>>>> expressions, than with a ranges-always solution.
>>>> But hard to say without data, and getting both modes in at least
>>>> as a temporary thing sounds like a good plan.
>>>> --paulr
>>>> > -----Original Message-----
>>>> > From: aprantl at apple.com <aprantl at apple.com>
>>>> > Sent: Wednesday, January 8, 2020 1:49 PM
>>>> > To: David Blaikie <dblaikie at gmail.com>
>>>> > Cc: llvm-dev <llvm-dev at lists.llvm.org>; Jonas Devlieghere
>>>> > <jdevlieghere at apple.com>; Robinson, Paul <paul.robinson at sony.com>;
>>>> Eric
>>>> > Christopher <echristo at gmail.com>; Frederic Riss <friss at apple.com>
>>>> > Subject: Re: Increasing address pool reuse/reducing .o file size in
>>>> > DWARFv5
>>>> >
>>>> > I think this sounds like a good plan for Linux. I would like to see
>>>> the
>>>> > numbers for Darwin (= non-split DWARF) to decide whether we should
>>>> just
>>>> > make that the default. Eric's suggestion of having this committed as
>>>> an
>>>> > option first seems like a good step in that direction. If it is an
>>>> > advantage across the board we can remove the option and just make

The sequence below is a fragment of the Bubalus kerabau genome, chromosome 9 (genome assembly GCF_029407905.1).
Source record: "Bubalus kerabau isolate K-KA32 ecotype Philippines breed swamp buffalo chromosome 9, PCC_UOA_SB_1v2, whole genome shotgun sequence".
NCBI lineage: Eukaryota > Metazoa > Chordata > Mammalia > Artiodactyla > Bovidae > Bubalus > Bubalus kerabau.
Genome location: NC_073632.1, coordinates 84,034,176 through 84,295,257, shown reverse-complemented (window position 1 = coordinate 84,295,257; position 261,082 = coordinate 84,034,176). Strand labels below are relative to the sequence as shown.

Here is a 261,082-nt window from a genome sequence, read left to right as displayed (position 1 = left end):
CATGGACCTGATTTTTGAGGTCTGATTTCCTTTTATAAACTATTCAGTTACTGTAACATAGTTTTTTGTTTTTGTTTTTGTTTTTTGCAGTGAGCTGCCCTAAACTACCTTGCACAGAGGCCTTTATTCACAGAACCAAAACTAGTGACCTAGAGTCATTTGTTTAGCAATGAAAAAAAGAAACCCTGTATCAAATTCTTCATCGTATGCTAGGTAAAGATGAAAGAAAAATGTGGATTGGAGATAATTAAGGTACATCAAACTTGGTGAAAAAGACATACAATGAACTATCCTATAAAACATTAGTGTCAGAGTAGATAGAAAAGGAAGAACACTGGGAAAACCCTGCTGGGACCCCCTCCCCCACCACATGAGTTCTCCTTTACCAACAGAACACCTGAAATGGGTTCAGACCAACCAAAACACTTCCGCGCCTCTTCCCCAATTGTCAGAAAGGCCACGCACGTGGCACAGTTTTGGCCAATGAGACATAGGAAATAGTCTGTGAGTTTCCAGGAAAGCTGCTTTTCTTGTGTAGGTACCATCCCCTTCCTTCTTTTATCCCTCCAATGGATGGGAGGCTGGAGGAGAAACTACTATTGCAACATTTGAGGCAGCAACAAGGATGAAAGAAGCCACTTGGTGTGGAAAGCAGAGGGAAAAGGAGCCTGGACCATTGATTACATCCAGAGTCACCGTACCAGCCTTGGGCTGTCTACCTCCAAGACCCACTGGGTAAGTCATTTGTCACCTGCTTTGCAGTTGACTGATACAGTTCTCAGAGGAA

>>>> this the
>>>> > default behavior.
>>>> >
>>>> > thanks,
>>>> > adrian
>>>> >
>>>> > > On Dec 30, 2019, at 12:08 PM, David Blaikie <dblaikie at gmail.com>
>>>> wrote:
>>>> > >
>>>> > > tl;dr: in DWARFv5, using DW_AT_ranges even when the range is
>>>> contiguous
>>>> > reduces linked, uncompressed debug_addr size for optimized builds by
>>>> 93%
>>>> > and reduces total .o file size (with compression and split) by 15%. It
>>>> > does grow .dwo file size a bit - DWARFv5, no compression, not split
>>>> shows
>>>> > the net effect if all bytes are equal: -O3 clang binary grows by
>>>> 0.4%, -O0
>>>> > clang binary shrinks by 0.1%
>>>> > > Should we enable this strategy by default for DWARFv5, for
>>>> DWARFv5+Split
>>>> > DWARF, or not by default at all/only under a flag?
>>>> > >
>>>> > >
>>>> > >
>>>> > > So, I've brought this up a few times before - that DWARFv5 does a
>>>> pretty
>>>> > good job of reducing relocations (& reducing .o file size with Split
>>>> > DWARF) by allowing many uses of addresses to include some kind of